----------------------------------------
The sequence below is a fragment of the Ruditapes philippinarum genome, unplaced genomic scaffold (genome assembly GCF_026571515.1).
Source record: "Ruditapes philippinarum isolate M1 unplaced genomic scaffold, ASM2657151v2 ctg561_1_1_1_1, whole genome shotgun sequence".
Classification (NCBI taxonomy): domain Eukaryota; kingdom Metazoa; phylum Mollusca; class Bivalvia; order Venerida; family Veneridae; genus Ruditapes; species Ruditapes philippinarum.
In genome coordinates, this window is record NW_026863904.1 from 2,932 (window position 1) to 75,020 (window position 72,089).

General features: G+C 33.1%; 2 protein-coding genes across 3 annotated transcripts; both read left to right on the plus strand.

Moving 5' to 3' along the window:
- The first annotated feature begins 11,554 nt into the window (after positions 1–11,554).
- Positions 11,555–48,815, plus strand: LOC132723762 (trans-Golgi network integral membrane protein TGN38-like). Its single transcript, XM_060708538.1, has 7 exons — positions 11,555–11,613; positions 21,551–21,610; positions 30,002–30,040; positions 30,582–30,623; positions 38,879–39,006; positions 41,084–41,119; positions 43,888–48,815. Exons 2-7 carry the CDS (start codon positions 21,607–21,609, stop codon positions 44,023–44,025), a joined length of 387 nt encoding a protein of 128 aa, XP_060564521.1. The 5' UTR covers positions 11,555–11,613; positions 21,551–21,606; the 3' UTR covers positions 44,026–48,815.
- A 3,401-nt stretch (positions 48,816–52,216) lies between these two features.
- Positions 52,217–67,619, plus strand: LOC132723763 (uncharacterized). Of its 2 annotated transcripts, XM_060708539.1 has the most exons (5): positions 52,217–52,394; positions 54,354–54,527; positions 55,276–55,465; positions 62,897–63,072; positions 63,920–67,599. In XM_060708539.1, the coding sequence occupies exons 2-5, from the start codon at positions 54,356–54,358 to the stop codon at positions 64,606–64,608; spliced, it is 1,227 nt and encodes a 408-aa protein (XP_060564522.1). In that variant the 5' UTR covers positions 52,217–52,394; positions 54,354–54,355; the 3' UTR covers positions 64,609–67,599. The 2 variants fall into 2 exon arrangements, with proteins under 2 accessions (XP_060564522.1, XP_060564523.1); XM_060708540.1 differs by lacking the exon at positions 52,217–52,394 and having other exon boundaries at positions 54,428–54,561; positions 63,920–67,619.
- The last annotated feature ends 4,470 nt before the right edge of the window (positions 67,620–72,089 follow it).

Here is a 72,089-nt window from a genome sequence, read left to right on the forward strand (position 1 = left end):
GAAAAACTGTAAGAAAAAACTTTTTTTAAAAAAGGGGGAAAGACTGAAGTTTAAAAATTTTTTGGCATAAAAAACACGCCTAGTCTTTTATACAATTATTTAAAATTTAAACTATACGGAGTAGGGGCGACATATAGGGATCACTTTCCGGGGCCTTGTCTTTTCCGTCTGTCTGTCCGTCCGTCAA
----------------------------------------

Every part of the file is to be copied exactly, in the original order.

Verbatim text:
The sequence below is a fragment of the Ruditapes philippinarum genome, unplaced genomic scaffold (genome assembly GCF_026571515.1).
Source record: "Ruditapes philippinarum isolate M1 unplaced genomic scaffold, ASM2657151v2 ctg561_1_1_1_1, whole genome shotgun sequence".
Classification (NCBI taxonomy): domain Eukaryota; kingdom Metazoa; phylum Mollusca; class Bivalvia; order Venerida; family Veneridae; genus Ruditapes; species Ruditapes philippinarum.
In genome coordinates, this window is record NW_026863904.1 from 2,932 (window position 1) to 75,020 (window position 72,089).

General features: G+C 33.1%; 2 protein-coding genes across 3 annotated transcripts; both read left to right on the plus strand.

Moving 5' to 3' along the window:
- The first annotated feature begins 11,554 nt into the window (after positions 1–11,554).
- Positions 11,555–48,815, plus strand: LOC132723762 (trans-Golgi network integral membrane protein TGN38-like). Its single transcript, XM_060708538.1, has 7 exons — positions 11,555–11,613; positions 21,551–21,610; positions 30,002–30,040; positions 30,582–30,623; positions 38,879–39,006; positions 41,084–41,119; positions 43,888–48,815. Exons 2-7 carry the CDS (start codon positions 21,607–21,609, stop codon positions 44,023–44,025), a joined length of 387 nt encoding a protein of 128 aa, XP_060564521.1. The 5' UTR covers positions 11,555–11,613; positions 21,551–21,606; the 3' UTR covers positions 44,026–48,815.
- A 3,401-nt stretch (positions 48,816–52,216) lies between these two features.
- Positions 52,217–67,619, plus strand: LOC132723763 (uncharacterized). Of its 2 annotated transcripts, XM_060708539.1 has the most exons (5): positions 52,217–52,394; positions 54,354–54,527; positions 55,276–55,465; positions 62,897–63,072; positions 63,920–67,599. In XM_060708539.1, the coding sequence occupies exons 2-5, from the start codon at positions 54,356–54,358 to the stop codon at positions 64,606–64,608; spliced, it is 1,227 nt and encodes a 408-aa protein (XP_060564522.1). In that variant the 5' UTR covers positions 52,217–52,394; positions 54,354–54,355; the 3' UTR covers positions 64,609–67,599. The 2 variants fall into 2 exon arrangements, with proteins under 2 accessions (XP_060564522.1, XP_060564523.1); XM_060708540.1 differs by lacking the exon at positions 52,217–52,394 and having other exon boundaries at positions 54,428–54,561; positions 63,920–67,619.
- The last annotated feature ends 4,470 nt before the right edge of the window (positions 67,620–72,089 follow it).

Here is a 72,089-nt window from a genome sequence, read left to right on the forward strand (position 1 = left end):
GAAAAACTGTAAGAAAAAACTTTTTTTAAAAAAGGGGGAAAGACTGAAGTTTAAAAATTTTTTGGCATAAAAAACACGCCTAGTCTTTTATACAATTATTTAAAATTTAAACTATACGGAGTAGGGGCGACATATAGGGATCACTTTCCGGGGCCTTGTCTTTTCCGTCTGTCTGTCCGTCCGTCAA